Senegalese transplants Gokh-Bi System churn out a new CD release.
Hailing from Pikine, Guinaw Rail, a poor part of Dakar, Senegal whose name literally translates as « the other side of the tracks, » the African hip-hop group Gokh-Bi System believes that the universal language of music can be used to connect countries and cultures to cultivate a more just, peaceful world.
By Alyssa King
The word « gokh-bi » means neighborhood, which MC Mamadou Ndiaye, on the band’s record label’s website, explains is essentially a kind of family, a concept that represents the band’s mission : « In Africa, if you live in the same neighborhood, you are like family. Through our music we want to spread that sense of family we share in Senegal around the world. Even though we live in different countries and speak different languages, we are all part of a universal family. If countries across the entire world respect that our fate is linked, there would be no conflict or war. »
The group itself is a microcosm of this ideal, combining the Senegalese ethnic groups Jola, Serer and Wolof, writing lyrics in English, French, Arabic and several Senegalese dialects, and fusing many different musical influences into their own sound.
Gokh-Bi System was created in 1995 by Mamadou Ndiaye and brothers Diasse Pouye and Pape Pouye. As they began composing original songs, they enlisted Backa Niang for percussion and vocals and Sana Ndiaye to sing and play the ekonting, an ancient, three-stringed gourd instrument resembling a large banjo that adds a unique, soothing element to Gokh-Bi Systems’s sound.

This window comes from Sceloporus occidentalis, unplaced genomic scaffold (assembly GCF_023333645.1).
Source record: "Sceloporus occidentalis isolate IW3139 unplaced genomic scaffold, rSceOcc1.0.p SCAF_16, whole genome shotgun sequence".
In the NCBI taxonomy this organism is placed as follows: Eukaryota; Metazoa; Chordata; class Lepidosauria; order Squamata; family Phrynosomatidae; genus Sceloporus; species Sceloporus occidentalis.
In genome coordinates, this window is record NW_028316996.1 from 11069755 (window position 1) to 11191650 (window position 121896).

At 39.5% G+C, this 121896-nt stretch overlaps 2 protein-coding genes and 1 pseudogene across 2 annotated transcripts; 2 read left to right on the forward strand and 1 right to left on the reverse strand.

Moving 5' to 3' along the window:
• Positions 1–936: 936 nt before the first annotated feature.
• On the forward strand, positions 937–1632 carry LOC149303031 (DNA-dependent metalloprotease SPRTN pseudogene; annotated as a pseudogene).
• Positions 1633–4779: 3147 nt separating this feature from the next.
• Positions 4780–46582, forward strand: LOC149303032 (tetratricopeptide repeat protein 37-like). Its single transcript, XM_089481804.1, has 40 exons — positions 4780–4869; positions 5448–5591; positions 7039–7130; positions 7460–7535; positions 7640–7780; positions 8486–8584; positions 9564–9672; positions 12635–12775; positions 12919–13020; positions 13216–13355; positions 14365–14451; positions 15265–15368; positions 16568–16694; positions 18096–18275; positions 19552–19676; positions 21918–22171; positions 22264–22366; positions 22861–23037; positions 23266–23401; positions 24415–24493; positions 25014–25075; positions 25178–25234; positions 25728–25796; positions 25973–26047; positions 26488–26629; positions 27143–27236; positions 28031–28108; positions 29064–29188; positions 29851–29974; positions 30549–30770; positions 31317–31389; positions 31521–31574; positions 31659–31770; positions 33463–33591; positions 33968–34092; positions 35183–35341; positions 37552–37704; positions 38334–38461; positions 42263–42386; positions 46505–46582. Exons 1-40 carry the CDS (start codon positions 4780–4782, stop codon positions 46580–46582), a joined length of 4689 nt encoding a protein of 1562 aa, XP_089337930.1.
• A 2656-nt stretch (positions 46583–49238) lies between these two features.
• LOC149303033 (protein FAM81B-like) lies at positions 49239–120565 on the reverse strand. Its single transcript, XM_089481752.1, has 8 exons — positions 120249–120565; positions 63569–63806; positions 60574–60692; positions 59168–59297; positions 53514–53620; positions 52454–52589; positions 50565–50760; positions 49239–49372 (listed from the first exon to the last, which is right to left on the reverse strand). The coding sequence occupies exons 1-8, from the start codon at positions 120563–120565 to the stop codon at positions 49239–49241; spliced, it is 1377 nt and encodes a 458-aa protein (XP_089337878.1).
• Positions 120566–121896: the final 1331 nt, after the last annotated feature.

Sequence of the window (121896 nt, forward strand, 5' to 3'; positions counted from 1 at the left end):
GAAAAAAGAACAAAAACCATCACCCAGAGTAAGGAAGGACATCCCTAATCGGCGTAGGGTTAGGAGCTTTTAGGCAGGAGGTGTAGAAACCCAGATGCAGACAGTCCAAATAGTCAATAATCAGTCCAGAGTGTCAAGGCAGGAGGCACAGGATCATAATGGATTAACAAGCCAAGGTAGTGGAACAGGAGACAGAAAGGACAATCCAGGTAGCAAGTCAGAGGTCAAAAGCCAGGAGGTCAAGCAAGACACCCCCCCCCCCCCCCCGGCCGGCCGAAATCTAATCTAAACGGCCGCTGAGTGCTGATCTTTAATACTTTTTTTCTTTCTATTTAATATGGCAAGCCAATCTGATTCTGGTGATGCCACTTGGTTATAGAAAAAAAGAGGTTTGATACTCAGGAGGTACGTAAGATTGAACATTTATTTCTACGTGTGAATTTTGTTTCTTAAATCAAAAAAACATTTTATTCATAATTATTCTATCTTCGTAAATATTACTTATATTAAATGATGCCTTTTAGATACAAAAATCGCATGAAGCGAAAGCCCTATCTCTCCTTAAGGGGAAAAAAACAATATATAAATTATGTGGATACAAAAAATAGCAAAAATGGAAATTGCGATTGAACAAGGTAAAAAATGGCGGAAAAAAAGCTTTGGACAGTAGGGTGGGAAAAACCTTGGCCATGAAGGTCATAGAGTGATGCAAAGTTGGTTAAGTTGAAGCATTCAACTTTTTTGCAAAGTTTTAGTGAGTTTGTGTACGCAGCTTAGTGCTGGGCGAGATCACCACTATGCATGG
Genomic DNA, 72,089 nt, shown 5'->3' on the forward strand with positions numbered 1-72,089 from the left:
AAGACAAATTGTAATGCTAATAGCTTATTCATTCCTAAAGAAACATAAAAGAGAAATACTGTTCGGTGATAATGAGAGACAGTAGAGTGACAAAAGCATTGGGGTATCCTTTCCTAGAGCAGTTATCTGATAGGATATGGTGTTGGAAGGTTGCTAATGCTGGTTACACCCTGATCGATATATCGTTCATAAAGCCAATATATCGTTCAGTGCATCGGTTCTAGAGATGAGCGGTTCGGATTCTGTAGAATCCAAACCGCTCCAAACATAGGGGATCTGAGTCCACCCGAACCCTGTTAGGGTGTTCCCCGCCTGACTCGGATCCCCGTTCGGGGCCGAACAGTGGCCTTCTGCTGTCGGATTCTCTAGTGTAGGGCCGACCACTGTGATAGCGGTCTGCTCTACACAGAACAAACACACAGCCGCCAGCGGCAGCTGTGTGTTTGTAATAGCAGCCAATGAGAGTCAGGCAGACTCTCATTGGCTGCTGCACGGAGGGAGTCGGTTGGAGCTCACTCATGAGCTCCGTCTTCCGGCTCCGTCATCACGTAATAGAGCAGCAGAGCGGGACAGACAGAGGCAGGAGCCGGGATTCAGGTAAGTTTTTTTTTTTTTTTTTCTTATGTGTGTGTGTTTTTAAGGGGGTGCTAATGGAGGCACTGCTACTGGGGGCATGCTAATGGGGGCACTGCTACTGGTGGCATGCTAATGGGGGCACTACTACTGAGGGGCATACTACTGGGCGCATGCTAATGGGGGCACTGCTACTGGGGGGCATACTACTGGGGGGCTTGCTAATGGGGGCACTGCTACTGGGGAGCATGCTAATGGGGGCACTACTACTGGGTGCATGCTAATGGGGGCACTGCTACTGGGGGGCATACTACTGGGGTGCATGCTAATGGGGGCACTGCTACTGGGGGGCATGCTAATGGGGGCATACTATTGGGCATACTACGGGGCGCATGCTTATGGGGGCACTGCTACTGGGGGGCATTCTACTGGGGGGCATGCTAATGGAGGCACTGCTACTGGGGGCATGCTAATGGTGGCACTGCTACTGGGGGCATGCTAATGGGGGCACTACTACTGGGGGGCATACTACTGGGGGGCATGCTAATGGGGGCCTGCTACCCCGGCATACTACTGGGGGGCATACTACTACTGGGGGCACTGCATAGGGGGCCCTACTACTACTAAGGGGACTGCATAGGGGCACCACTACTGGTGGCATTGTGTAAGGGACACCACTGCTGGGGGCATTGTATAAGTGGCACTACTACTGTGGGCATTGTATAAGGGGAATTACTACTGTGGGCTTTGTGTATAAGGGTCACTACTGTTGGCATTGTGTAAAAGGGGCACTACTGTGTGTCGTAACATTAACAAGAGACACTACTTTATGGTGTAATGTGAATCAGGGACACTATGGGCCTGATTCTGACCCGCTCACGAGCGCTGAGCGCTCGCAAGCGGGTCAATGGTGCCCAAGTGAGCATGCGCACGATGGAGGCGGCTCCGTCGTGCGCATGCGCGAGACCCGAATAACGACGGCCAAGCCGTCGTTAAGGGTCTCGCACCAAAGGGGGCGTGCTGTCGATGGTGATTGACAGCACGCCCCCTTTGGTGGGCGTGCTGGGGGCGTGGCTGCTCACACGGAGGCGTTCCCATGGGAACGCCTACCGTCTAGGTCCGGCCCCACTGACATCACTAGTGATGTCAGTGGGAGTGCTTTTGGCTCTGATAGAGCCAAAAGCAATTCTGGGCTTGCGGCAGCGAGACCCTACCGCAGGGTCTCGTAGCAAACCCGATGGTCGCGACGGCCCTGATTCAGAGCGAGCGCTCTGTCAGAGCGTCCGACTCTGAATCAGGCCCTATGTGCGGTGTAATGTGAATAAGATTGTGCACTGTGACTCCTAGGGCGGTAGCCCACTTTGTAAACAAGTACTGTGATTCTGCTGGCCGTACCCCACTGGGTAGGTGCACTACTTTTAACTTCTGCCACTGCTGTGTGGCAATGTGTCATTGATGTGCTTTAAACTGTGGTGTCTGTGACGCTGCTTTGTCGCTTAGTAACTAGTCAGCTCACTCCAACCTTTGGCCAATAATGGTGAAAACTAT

As young boys in Senegal, the were drawn to the socially conscious American hip-hop of the 1980s. They discovered a strong connection between the rhythms, style, and messages of hip-hop and those of the West African traditions of Tassu and the jeli. According to Ndiaye, « For centuries in Senegal, we’ve had a style of early hip-hop called Tassu which sounds like drumming and clapping against a chant. » Storytellers called jelis used this tradition to preserve oral history, record genealogies, advise, entertain, and make political commentary.
The musicians of Gokh-Bi System have continued this tradition by using their music to spread messages of peace and love and to criticize what they see as unjust. They combine Tassu and other forms of traditional West African music and meld it with the modern sound of American hip-hop to create a fusion of styles that they have dubbed « Ancient Meets Urban. »
Gokh-Bi System first came to the U.S. in 1999 as ambassadors for the Senegal-America Project, a cross-cultural initiative founded by local percussionist Tony Vacca. Through this project, Gokh-Bi System worked to expose American children to African music and culture, playing for high schools, universities and community groups.
The exposure from this project led to many performances in festivals and eventually tours throughout the U.S. In 2005 they released the album Mission of Music, and the video for the album’s title track was featured on VH1 Soul. Their new release is Voice of the Jeli. The single « Rap Tassu, » available online, is a fundraising effort for flood and malaria relief efforts in Dakar.
Gokh-Bi’s CD release party happens at the Iron Horse in Northampton on April 25 at 10 p.m. They will be joined by bassist and keyboardist Jo Sallins, drummer Matt Garstka, and guitarist Greg Garstka.
Source : valleyadvocate